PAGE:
Marine education, conservation and research are a large part of the park’s remit and the attraction offers a range of engaging programmes designed to deepen understanding of the oceans and their ecosystems. It has also set up a marine conservation initiative giving grants that support species and habitat conservation and research within Singapore and the Southeast Asia region.

As well as international research and conservation projects, the oceanarium rolls out programmes for students from pre-school to higher education, giving them the chance to interact with animals and learn from marine life specialists.

Resorts World Sentosa
Mr Tan Hee Teck, CEO of Resorts World Sentosa, says: “Resorts World Sentosa set out to be the integrated resort that would transform Singapore’s tourism landscape, bring economic benefits to Singapore and contribute to the community. With unwavering commitment by all stakeholders, we are proud we did it.

“With the new Marine Life Park, we believe we’ll help put Singapore in the pole position as the number one family destination in this region for years to come. This is the only integrated resort in the world that a visitor can spend over three full days in engaging and fun-filled activities. We have six hotels, a major convention centre, a great Maritime Museum, a world-renowned spa, and two mega attractions – Universal Studios Singapore and the Marine Life Park.”


Opening Hours and Ticketing
Monday – Sunday: 10.00am– 6.00pm
One-day: adult SG$29 (£15, E18, US$24; child/senior SG$20 (£10, E12, US$16). Annual pass: adult SG$88; child/senior SG$58

Aquarium Zones

Zone 1. Strait of Karimata and Java Sea
The Strait of Karimata and Java Sea are popular destinations for viewing underwater caverns, wrecks, coral, sponges and diverse marine life. Shipwrecks often evolve into thriving marine habitats with sponges and corals colonising the wrecks, transforming them into a habitat for diverse marine life.

Zone 2. Strait of Malacca and Andaman Sea
The Strait of Malacca and the Andaman Sea contain a rich variety of habitats and fauna, from coral reefs to mangroves and seagrass beds.

Younger guests will be well engaged in this zone, as the aquarium floor allows them to view the habitat up-close. The lens aquariums are equipped with magnifying orbs that enable children to peer into the habitats with ease, coming face-to face with species such as the frogfish, Mandarin fish and seahorses.
The Discovery Touch Pool teaches about sea stars, sea cucumbers and other fascinating marine invertebrates.

The Coral Garden is a cylindrical marine habitat showcasing corals and reef fishes in the Andaman region.

Zone 3. Bay of Bengal and Laccadive Sea
The mangrove habitat showcases the large biological diversity found in mangrove ecosystems around the Bay of Bengal and the Laccadive Sea. Guests will journey through tidal fluctuations to witness how these rich ecosystems support the coastal communities, by providing food, timber and protection for dwellers living along the sea coasts.

Zone 4. Ocean Journey
Ocean Journey brings guests deeper into the wonders of the open waters, with marine species from different depths of the vast oceans. The oceans have supported life on our blue planet for centuries, and long captured our imagination with its mystique.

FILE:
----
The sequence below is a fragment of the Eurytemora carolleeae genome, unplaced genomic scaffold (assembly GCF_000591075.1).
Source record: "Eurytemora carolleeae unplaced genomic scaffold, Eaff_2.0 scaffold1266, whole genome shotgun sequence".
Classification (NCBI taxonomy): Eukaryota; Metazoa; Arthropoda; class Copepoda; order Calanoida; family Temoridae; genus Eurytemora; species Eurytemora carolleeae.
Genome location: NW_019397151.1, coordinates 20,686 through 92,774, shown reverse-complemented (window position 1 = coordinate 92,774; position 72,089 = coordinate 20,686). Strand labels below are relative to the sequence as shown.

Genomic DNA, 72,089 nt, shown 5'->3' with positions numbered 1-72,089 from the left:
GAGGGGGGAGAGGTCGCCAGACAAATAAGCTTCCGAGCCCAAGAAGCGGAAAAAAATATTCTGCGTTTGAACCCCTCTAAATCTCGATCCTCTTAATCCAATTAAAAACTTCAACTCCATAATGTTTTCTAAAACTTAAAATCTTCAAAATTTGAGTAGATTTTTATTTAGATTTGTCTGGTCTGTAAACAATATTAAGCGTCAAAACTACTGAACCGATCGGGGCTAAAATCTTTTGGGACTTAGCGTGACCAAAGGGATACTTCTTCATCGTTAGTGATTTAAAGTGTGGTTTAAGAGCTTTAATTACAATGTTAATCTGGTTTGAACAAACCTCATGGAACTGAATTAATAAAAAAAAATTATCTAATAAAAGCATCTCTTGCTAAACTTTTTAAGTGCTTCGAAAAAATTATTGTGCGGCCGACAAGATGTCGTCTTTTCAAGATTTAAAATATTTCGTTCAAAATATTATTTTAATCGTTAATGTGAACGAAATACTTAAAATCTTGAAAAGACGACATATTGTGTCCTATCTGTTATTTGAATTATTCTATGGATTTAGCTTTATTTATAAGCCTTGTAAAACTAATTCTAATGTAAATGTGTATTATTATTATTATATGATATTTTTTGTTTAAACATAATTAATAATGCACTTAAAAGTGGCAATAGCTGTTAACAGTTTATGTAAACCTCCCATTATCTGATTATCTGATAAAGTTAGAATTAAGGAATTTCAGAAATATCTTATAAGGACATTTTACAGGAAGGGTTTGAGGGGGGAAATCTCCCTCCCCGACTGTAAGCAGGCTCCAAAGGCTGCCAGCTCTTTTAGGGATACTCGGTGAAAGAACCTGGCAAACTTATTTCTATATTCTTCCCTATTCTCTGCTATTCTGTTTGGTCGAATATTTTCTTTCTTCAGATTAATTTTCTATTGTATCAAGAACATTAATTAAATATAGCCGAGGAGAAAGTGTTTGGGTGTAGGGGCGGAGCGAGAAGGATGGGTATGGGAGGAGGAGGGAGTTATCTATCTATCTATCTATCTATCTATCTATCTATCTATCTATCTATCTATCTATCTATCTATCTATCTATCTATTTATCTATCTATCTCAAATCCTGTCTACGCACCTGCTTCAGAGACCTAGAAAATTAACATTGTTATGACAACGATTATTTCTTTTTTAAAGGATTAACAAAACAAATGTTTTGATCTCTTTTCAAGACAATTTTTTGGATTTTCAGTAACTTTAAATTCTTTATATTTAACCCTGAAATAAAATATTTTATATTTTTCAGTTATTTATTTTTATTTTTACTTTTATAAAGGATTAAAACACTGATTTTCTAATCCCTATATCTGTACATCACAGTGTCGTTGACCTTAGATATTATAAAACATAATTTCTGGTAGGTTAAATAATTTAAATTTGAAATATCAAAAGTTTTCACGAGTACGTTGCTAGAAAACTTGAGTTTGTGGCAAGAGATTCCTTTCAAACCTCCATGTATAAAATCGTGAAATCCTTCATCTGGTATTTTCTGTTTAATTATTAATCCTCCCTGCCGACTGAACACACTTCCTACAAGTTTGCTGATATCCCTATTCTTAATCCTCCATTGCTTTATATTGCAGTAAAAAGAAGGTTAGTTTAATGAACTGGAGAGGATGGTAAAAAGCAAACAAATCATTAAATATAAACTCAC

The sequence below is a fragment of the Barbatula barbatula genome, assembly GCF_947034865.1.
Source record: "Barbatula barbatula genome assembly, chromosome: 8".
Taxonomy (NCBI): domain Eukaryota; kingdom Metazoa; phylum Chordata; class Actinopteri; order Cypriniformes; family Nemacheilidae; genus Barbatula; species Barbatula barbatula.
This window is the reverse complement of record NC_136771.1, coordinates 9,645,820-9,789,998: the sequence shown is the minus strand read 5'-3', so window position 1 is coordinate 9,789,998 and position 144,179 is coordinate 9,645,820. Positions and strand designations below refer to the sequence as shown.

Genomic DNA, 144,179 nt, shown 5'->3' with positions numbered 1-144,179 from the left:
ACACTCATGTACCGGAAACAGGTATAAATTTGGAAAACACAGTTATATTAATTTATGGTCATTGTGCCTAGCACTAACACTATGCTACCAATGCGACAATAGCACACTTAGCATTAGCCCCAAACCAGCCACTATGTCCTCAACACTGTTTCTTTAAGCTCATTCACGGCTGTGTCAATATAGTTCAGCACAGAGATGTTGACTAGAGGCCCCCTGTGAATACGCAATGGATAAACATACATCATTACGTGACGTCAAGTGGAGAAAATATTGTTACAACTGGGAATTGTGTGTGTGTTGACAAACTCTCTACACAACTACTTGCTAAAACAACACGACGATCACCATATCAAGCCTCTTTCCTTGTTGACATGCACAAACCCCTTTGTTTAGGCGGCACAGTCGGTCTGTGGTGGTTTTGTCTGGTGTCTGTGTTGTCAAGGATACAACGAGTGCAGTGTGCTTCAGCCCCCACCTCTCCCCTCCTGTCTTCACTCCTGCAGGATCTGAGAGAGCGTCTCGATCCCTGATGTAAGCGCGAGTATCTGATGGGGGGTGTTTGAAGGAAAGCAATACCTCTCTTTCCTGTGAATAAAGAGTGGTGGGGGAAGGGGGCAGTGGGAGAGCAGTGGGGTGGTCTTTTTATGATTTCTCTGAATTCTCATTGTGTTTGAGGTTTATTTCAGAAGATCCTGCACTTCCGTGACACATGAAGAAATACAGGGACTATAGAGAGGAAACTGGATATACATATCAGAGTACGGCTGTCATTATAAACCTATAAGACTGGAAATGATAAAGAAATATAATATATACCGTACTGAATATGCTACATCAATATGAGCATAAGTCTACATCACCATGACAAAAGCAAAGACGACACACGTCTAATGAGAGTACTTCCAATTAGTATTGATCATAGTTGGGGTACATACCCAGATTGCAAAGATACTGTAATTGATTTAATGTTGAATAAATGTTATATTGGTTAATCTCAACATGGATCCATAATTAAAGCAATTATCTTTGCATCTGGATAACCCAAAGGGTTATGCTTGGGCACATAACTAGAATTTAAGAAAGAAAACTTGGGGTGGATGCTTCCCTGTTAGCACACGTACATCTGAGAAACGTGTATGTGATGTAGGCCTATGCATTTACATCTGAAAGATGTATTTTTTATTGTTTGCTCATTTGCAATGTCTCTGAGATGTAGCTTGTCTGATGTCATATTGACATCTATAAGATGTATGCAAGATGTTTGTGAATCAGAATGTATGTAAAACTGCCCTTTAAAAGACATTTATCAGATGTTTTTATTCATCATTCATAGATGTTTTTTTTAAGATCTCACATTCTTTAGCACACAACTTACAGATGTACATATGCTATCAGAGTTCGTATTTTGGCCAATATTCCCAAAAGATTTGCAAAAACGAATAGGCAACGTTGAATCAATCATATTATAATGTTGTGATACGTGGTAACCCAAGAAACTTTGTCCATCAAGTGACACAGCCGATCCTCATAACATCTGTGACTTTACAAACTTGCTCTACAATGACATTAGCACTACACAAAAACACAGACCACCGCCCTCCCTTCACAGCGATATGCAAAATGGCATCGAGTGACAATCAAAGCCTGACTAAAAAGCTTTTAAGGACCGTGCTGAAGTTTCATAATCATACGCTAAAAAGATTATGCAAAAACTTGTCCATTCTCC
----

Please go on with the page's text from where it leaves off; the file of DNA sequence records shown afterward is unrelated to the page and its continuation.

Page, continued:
Zone 5. Open Ocean
The Ocean Gallery showcases the Aquarium centrepiece – the Open Ocean Habitat with a viewing panel that’s 36m (118ft)-wide, 8.3m (27ft)-tall and 70cm (27.5in)-thick. Containing 18 million litres of water, the tank is home to more than 50,000 marine animals.

Adjacent to the Ocean Gallery is a seamount, housing the Ocean Dome. With a diameter of 6.2m (20ft), this large underwater acrylic dome allows guests to experience the thrill of watching giant manta rays gliding by above.

Zone 6. Arabian Gulf and Arabian Sea
As visitors return from their trip to the deep open oceans, they’re greeted by the warm sunshine and beaches of the Arabian Gulf and Arabian Sea. These regions’ warm, relatively shallow seas support a variety of ecosystems, including coral reefs, mangroves and shorelines, both sandy and rocky. This zone also houses the Soft Coral Garden, which is home to live corals.

Zone 7. Red Sea
The next stop in the journey is the Red Sea, where clear tropical waters are home to the planet’s northernmost coral reefs. Visitors learn fun facts about human endeavours in deep-sea diving. Highlights here include the Gorgonian Reef, Reef Slope, and Fringing Reef.

Zone 8. East Africa
East Africa is among the continent’s most biologically diverse areas, with freshwater lakes, coral reefs, seagrass beds, mangroves, lowland forests and savannah woodlands supporting rich plant and animal life. Guests learn how life forms in freshwater lake ecosystems have evolved to occupy unique niches and aren’t found anywhere else on earth.

Zone 9. South China Sea
The South China Sea, known for its rich biodiversity, is a large marine ecosystem with a tropical climate. Mangrove forests, seagrass beds, reef overhangs and soft-bottom communities are found here. This zone has a reef cave which younger guests can tunnel into to explore and meet huge moray eels that live within this mysterious habitat.

Zone 10. Shark Seas
Shark Seas has more than 200 sharks of 12 species, including nurse, bamboo shark and grey reef sharks. Guests can uncover common myths about these predators and learn more about their vital role in keeping the oceans healthy. The shark encounter programme begins later this year (separate charges apply).

Waterslides and Attractions

1. Adventure River
At 620m (2,000ft), this is one of the region’s longest lazy rivers. Guests are taken through 14 scenes, including vistas of tropical jungles, canyons, gardens and grotto caves. Highlights include a surround aquarium.

2. Big Bucket Treehouse
A giant bucket plus interactive water play elements including a cargo net climb, water squirts and waterslides.

3. Whirlpool Washout
A circular tube takes guests through revolutions, twists and turns, washing them out in an bowl of swirling water.

4. Spiral Washout
Guests are funnelled into a gravity-defying, oscillating tube ride.

5. Bluwater Bay